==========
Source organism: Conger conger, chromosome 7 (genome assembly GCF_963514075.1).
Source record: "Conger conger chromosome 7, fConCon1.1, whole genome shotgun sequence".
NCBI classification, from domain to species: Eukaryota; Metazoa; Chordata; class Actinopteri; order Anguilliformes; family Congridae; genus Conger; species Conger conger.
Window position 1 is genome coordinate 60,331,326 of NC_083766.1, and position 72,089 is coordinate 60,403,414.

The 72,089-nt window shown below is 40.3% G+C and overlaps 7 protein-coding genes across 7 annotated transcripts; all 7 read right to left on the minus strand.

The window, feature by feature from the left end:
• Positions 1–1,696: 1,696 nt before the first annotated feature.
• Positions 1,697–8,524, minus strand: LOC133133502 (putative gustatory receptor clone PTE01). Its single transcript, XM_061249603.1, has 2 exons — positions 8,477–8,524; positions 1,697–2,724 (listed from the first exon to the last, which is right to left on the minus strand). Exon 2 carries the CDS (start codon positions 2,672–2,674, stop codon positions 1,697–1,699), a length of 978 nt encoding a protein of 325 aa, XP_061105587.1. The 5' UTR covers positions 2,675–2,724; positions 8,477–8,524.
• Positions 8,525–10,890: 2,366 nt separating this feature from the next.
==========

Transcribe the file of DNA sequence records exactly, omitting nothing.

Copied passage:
Source organism: Conger conger, chromosome 7 (genome assembly GCF_963514075.1).
Source record: "Conger conger chromosome 7, fConCon1.1, whole genome shotgun sequence".
NCBI classification, from domain to species: Eukaryota; Metazoa; Chordata; class Actinopteri; order Anguilliformes; family Congridae; genus Conger; species Conger conger.
Window position 1 is genome coordinate 60,331,326 of NC_083766.1, and position 72,089 is coordinate 60,403,414.

The 72,089-nt window shown below is 40.3% G+C and overlaps 7 protein-coding genes across 7 annotated transcripts; all 7 read right to left on the minus strand.

The window, feature by feature from the left end:
• Positions 1–1,696: 1,696 nt before the first annotated feature.
• Positions 1,697–8,524, minus strand: LOC133133502 (putative gustatory receptor clone PTE01). Its single transcript, XM_061249603.1, has 2 exons — positions 8,477–8,524; positions 1,697–2,724 (listed from the first exon to the last, which is right to left on the minus strand). Exon 2 carries the CDS (start codon positions 2,672–2,674, stop codon positions 1,697–1,699), a length of 978 nt encoding a protein of 325 aa, XP_061105587.1. The 5' UTR covers positions 2,675–2,724; positions 8,477–8,524.
• Positions 8,525–10,890: 2,366 nt separating this feature from the next.